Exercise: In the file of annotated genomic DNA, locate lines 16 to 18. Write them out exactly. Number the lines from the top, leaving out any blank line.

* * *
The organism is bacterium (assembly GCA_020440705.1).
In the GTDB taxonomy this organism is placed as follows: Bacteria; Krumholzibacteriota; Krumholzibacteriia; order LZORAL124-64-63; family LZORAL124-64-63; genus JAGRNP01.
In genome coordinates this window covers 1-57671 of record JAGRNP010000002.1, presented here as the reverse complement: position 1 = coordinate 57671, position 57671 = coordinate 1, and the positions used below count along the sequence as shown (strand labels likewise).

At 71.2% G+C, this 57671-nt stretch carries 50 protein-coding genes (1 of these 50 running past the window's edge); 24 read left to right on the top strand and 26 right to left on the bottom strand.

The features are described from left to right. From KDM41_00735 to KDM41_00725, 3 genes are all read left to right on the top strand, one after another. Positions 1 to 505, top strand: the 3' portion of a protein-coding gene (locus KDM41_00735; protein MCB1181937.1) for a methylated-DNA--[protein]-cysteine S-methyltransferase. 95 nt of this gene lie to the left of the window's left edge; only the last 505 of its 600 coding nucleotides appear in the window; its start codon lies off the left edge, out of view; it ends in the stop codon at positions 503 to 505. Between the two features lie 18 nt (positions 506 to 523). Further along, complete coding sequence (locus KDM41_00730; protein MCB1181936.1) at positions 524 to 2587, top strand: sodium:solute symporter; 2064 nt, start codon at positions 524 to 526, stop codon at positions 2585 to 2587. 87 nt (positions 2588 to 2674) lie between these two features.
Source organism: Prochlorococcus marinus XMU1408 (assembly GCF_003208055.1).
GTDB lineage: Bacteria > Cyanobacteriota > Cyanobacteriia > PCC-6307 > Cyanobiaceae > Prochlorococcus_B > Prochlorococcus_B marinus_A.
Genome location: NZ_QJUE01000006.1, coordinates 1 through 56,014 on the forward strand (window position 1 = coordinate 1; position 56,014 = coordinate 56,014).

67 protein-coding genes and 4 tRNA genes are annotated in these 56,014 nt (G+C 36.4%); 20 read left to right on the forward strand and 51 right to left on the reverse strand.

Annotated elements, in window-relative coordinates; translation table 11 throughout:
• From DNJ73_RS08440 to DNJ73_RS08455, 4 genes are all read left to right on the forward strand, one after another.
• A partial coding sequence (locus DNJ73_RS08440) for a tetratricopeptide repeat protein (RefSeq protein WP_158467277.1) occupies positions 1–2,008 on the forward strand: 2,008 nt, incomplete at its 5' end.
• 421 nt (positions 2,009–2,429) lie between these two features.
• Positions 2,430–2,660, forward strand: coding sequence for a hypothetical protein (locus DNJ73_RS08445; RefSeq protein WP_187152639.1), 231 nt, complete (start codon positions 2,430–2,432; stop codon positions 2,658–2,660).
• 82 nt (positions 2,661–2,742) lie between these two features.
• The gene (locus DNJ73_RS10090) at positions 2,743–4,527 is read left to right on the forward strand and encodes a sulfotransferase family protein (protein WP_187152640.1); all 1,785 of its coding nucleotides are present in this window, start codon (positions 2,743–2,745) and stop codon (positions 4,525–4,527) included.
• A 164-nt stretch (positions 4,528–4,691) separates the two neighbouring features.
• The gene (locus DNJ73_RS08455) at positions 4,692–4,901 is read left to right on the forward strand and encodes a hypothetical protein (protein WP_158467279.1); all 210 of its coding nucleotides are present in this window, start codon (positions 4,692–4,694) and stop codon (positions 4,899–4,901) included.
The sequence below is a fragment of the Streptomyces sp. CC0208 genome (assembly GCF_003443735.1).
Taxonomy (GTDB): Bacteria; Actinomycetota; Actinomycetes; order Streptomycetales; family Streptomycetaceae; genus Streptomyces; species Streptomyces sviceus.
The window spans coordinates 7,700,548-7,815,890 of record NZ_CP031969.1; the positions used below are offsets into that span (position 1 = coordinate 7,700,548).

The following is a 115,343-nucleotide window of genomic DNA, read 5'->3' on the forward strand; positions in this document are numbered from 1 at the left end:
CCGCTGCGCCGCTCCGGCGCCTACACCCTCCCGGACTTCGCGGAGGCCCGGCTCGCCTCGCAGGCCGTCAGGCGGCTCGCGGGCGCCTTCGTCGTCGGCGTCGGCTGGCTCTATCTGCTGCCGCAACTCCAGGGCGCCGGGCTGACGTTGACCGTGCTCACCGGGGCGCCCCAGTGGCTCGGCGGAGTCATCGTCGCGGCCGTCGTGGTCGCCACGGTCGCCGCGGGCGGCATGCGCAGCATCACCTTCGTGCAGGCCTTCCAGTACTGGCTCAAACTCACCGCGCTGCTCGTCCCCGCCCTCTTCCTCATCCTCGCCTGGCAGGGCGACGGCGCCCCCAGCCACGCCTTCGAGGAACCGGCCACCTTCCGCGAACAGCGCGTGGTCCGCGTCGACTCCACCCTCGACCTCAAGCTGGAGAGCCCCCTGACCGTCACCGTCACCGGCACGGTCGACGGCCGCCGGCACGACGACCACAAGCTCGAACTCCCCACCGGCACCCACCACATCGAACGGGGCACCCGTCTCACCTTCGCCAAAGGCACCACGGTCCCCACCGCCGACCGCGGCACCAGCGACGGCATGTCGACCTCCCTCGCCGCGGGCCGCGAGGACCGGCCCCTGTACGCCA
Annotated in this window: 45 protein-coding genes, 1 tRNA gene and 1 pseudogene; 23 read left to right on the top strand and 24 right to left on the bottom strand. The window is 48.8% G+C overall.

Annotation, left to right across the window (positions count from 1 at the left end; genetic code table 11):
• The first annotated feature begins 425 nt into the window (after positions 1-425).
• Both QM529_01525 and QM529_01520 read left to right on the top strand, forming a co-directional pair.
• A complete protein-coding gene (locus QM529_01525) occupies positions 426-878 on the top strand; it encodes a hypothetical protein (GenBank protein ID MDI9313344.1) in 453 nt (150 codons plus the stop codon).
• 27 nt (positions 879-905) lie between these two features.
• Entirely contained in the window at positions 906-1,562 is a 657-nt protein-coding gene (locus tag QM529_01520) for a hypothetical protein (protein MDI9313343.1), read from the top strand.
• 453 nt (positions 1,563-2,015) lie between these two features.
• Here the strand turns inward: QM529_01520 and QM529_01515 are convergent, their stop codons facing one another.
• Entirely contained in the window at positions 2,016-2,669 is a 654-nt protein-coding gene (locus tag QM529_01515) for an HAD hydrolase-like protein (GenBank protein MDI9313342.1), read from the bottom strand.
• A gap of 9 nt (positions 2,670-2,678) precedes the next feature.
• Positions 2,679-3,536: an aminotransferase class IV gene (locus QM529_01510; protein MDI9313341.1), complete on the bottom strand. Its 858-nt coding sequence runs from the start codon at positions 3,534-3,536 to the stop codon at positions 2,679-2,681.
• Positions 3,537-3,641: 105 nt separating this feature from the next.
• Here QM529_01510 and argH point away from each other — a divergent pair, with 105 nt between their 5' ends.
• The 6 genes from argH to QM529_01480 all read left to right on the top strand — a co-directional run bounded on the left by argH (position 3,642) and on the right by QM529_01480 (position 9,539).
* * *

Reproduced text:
• The gene (locus DNJ73_RS10090) at positions 2,743–4,527 is read left to right on the forward strand and encodes a sulfotransferase family protein (protein WP_187152640.1); all 1,785 of its coding nucleotides are present in this window, start codon (positions 2,743–2,745) and stop codon (positions 4,525–4,527) included.
• A 164-nt stretch (positions 4,528–4,691) separates the two neighbouring features.
• The gene (locus DNJ73_RS08455) at positions 4,692–4,901 is read left to right on the forward strand and encodes a hypothetical protein (protein WP_158467279.1); all 210 of its coding nucleotides are present in this window, start codon (positions 4,692–4,694) and stop codon (positions 4,899–4,901) included.